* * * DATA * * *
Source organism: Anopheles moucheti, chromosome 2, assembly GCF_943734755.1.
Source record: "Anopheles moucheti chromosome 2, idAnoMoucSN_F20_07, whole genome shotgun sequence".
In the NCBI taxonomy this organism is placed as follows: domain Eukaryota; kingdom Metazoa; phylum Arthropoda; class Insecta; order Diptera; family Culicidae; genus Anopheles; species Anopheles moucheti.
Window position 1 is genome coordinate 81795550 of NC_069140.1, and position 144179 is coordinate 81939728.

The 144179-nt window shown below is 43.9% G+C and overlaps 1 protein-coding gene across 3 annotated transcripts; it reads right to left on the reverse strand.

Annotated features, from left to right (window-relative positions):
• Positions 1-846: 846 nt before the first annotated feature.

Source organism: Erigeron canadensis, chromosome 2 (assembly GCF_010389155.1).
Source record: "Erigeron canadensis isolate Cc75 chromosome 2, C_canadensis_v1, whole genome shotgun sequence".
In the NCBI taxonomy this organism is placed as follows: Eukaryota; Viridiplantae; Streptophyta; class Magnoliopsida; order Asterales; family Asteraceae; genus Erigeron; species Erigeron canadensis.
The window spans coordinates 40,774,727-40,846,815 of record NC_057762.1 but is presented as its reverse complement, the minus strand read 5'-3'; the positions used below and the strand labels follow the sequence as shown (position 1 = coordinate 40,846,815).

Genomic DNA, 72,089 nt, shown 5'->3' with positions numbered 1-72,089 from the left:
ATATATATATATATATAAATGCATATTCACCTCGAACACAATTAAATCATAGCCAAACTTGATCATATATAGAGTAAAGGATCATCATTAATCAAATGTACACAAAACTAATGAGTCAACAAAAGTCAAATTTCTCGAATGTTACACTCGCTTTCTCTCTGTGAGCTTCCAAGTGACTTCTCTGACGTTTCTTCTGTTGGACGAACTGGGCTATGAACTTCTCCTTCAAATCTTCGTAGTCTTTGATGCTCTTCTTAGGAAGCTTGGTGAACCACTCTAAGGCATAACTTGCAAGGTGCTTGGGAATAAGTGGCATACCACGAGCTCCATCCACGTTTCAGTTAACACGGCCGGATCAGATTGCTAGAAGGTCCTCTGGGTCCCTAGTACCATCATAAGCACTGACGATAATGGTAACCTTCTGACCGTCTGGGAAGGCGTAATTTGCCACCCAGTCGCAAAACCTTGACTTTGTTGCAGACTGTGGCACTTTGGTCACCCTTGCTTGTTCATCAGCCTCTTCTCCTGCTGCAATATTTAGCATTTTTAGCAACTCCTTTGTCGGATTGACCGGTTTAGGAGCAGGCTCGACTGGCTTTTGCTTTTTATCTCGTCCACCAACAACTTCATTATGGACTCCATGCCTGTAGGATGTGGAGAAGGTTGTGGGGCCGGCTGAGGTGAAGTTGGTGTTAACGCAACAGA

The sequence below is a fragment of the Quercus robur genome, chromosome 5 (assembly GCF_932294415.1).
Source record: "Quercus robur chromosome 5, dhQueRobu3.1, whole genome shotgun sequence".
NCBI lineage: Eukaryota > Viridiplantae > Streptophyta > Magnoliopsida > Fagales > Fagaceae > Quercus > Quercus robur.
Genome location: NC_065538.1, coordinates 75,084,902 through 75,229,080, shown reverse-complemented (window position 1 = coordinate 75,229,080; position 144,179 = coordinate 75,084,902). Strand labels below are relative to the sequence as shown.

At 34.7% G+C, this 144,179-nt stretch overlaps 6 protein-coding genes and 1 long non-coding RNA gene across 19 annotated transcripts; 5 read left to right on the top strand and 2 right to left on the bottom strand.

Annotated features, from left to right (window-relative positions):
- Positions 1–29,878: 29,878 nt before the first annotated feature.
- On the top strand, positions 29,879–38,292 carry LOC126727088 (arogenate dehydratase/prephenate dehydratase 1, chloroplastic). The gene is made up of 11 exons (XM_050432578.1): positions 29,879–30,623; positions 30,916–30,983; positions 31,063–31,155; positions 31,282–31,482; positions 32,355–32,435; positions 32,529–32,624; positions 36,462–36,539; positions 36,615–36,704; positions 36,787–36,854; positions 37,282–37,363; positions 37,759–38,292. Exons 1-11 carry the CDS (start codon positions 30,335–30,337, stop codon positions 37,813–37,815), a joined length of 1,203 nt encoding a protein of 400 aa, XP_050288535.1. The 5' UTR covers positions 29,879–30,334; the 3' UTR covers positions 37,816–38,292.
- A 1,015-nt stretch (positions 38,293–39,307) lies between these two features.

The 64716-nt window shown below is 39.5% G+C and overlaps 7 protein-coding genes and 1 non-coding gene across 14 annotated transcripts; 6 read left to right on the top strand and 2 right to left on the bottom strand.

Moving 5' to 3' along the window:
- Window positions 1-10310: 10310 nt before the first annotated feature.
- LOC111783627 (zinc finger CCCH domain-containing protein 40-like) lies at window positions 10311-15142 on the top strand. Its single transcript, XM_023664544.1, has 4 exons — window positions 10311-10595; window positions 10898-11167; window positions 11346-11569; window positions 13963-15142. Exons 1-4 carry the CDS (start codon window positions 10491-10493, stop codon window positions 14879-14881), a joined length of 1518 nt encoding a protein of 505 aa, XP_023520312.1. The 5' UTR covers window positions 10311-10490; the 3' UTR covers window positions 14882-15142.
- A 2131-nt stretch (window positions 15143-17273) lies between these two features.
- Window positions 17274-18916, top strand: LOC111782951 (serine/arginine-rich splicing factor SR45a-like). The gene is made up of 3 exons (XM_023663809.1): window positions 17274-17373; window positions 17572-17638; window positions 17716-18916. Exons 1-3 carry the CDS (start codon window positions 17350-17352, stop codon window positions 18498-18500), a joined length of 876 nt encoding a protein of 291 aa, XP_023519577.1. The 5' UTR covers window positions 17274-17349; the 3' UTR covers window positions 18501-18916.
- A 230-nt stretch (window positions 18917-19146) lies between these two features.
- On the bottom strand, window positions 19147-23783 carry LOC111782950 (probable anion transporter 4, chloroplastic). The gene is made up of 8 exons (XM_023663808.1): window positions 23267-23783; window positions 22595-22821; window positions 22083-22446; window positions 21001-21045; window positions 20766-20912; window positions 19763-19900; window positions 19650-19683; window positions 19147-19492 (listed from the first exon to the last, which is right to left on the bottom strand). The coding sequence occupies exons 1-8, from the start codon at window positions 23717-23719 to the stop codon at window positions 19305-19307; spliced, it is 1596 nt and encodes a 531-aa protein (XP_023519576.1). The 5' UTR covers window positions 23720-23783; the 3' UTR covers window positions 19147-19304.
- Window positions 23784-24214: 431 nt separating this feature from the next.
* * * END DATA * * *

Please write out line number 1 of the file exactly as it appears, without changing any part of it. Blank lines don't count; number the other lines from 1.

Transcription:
Source organism: Anopheles moucheti, chromosome 2, assembly GCF_943734755.1.